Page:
Williams v. Wood, 223 Fed.Appx. 670, 671, 2007 WL 654223, *1 (9th Cir. 2007).

Plaintiff does not point to any harm that has resulted from his placement in the SMU. He has not identified any malicious and sadistic use of force against him Plaintiff has only alleged "speculative and generalized fears of harm" which are insufficient to support a claim of excessive force under the Eighth Amendment. See id. Plaintiff has failed to state a cognizable claim for excessive force under the Eighth Amendment against any of the named Defendants. Plaintiff will be given leave to amend this claim but only if he can allege particularized harm already suffered by him as compared to a broad generalized fear that he might be exposed to such harm in the future.

D. Due Process Clause

Plaintiff fails to explain how Defendants' conduct violated the Fifth or Fourteenth Amendment.

Because Plaintiff is a federal prisoner, his claim for denial of his right to due process arises under the Fifth rather than the Fourteenth Amendment; however, the standard remains the same. United States v. Nagel, 559 F.3d 756, 759--60 (7th Cir. 2009). The guarantees of procedural due process under the Fifth and Fourteenth Amendments apply only when a constitutionally protected liberty or property interest is at stake. See Ingraham v. Wright, 430 U.S. 651, 672 (1977); Bd. of Regents v. Roth, 408 U.S. 564, 569 (1972); Erickson v. United States, 67 F.3d 858, 861 (9th Cir. 1995). The Constitution itself does not confer on a prisoner a liberty interest in avoiding "more adverse conditions of confinement." Wilkinson v. Austin, 545 U.S. 209, 221 (2005); see also May v. Baldwin, 109 F.3d 557, 565 (9th Cir. 1997) (finding no due process claim based on plaintiff's placement in Disciplinary Segregation Unit pending disciplinary hearing because plaintiff had no liberty interest in freedom from state action taken within sentence imposed, and finding that administrative segregation falls within the terms of confinement ordinarily contemplated by a sentence); Resnick v. Hayes, 213 F.3d 443, 447 (9th Cir. 2000) (finding no protected liberty interest in being free from confinement in the Segregated Housing Unit ("SHU") because placement and retention in the SHU was within range of confinement normally expected by inmates in relation to ordinary incidents of prison life).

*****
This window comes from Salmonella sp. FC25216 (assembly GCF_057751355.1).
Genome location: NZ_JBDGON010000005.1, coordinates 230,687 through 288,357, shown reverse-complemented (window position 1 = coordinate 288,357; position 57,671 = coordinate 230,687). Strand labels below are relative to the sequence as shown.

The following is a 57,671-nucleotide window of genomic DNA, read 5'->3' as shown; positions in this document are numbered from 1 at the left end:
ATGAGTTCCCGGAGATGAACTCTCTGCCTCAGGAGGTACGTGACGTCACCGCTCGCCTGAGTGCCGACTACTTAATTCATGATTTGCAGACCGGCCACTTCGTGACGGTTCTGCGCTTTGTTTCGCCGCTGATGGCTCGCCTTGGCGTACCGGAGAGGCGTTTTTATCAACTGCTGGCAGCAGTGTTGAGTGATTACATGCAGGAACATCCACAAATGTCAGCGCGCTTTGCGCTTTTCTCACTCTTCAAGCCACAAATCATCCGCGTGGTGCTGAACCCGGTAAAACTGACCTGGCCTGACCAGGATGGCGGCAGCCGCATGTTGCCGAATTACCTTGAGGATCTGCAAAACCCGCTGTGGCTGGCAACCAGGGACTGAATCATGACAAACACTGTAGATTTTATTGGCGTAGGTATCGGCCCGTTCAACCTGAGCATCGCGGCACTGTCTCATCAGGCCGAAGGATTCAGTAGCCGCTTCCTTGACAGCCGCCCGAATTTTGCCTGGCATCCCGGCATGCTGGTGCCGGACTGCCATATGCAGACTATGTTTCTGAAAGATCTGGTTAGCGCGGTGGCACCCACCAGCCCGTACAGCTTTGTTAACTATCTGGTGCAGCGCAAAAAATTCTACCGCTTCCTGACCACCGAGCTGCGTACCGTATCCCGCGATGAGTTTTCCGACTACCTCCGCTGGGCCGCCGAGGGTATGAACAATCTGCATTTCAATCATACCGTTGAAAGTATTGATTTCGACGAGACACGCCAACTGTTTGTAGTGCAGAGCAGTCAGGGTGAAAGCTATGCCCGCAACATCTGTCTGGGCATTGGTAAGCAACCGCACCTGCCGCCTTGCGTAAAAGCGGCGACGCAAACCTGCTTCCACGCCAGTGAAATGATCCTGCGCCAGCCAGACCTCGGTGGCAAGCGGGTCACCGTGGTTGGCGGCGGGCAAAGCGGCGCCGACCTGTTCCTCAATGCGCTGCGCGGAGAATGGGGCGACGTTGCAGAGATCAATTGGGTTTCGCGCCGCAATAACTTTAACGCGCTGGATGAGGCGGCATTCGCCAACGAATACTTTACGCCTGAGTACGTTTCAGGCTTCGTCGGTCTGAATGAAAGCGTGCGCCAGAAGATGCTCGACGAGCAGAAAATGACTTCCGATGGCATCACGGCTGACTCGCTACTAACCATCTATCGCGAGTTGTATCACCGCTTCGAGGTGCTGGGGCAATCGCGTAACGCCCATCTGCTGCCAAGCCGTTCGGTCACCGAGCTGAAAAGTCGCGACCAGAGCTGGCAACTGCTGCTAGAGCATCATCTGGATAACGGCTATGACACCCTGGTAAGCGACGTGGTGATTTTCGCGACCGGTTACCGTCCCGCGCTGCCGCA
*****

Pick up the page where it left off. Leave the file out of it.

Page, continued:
1. Placement in the SMU

Constitutionally protected liberty interests "will be generally limited to freedom from restraint which, while not exceeding the sentence in such an unexpected manner as to give rise to protection by the Due Process Clause of its own force, nonetheless imposes atypical and significant hardship on the inmate in relation to the ordinary incidents of prison life." Sandin v. Connor, 515 U.S. 472, 483--84 (1995). Determining whether a prison condition is "atypical and significant" requires consideration of the specific facts of each case. Keenan v. Hall, 83 F.3d 1083, 1089 (9th Cir. 1996). The Court considers three guideposts in framing the inquiry: (1) whether the challenged condition mirrored those conditions imposed upon inmates in administrative segregation and protective custody, and thus comported with the prison's discretionary authority; (2) the duration of the condition and the degree of restraint imposed; and (3) whether the state's action will invariably affect the duration of the prisoner's sentence. Serrano v. Francis, 345 F.3d 1071, 1078 (9th Cir. 2003).

Here, Plaintiff has not described what atypical hardship he is concerned about and certainly not alleged anything giving rise to the protection afforded by the Due Process Clause. He does not explain what the SMU is or how placement there could constitute an atypical hardship. Plaintiff has failed to state a due process claim under this theory. He will be given leave to amend this claim if he can amend to comply with the legal criteria set forth in this Order.

2. Falsification of Background Reports

Plaintiff also alleges that his due process rights have been violated because Defendants relied upon a false background history as the basis for referring him to the SMU.